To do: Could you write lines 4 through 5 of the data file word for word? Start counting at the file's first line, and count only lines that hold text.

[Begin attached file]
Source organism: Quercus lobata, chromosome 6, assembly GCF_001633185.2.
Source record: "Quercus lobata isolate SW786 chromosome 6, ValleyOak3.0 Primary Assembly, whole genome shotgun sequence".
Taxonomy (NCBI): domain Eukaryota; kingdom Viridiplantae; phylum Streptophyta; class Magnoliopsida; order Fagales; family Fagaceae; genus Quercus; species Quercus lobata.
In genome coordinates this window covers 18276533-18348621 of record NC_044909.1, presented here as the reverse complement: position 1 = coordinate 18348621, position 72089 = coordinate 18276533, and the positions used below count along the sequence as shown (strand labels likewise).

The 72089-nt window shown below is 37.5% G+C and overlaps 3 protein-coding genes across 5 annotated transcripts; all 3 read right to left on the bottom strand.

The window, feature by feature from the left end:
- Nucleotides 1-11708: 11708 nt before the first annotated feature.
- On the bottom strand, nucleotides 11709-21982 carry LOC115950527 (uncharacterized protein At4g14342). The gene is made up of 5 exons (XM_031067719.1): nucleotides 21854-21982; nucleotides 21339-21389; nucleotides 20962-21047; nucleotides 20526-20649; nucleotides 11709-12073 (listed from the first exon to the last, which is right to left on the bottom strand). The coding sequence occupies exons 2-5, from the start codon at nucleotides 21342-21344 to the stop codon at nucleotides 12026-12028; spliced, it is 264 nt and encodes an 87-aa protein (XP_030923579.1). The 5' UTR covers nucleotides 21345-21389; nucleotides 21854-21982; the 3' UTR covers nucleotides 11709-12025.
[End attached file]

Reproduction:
In genome coordinates this window covers 18276533-18348621 of record NC_044909.1, presented here as the reverse complement: position 1 = coordinate 18348621, position 72089 = coordinate 18276533, and the positions used below count along the sequence as shown (strand labels likewise).

The 72089-nt window shown below is 37.5% G+C and overlaps 3 protein-coding genes across 5 annotated transcripts; all 3 read right to left on the bottom strand.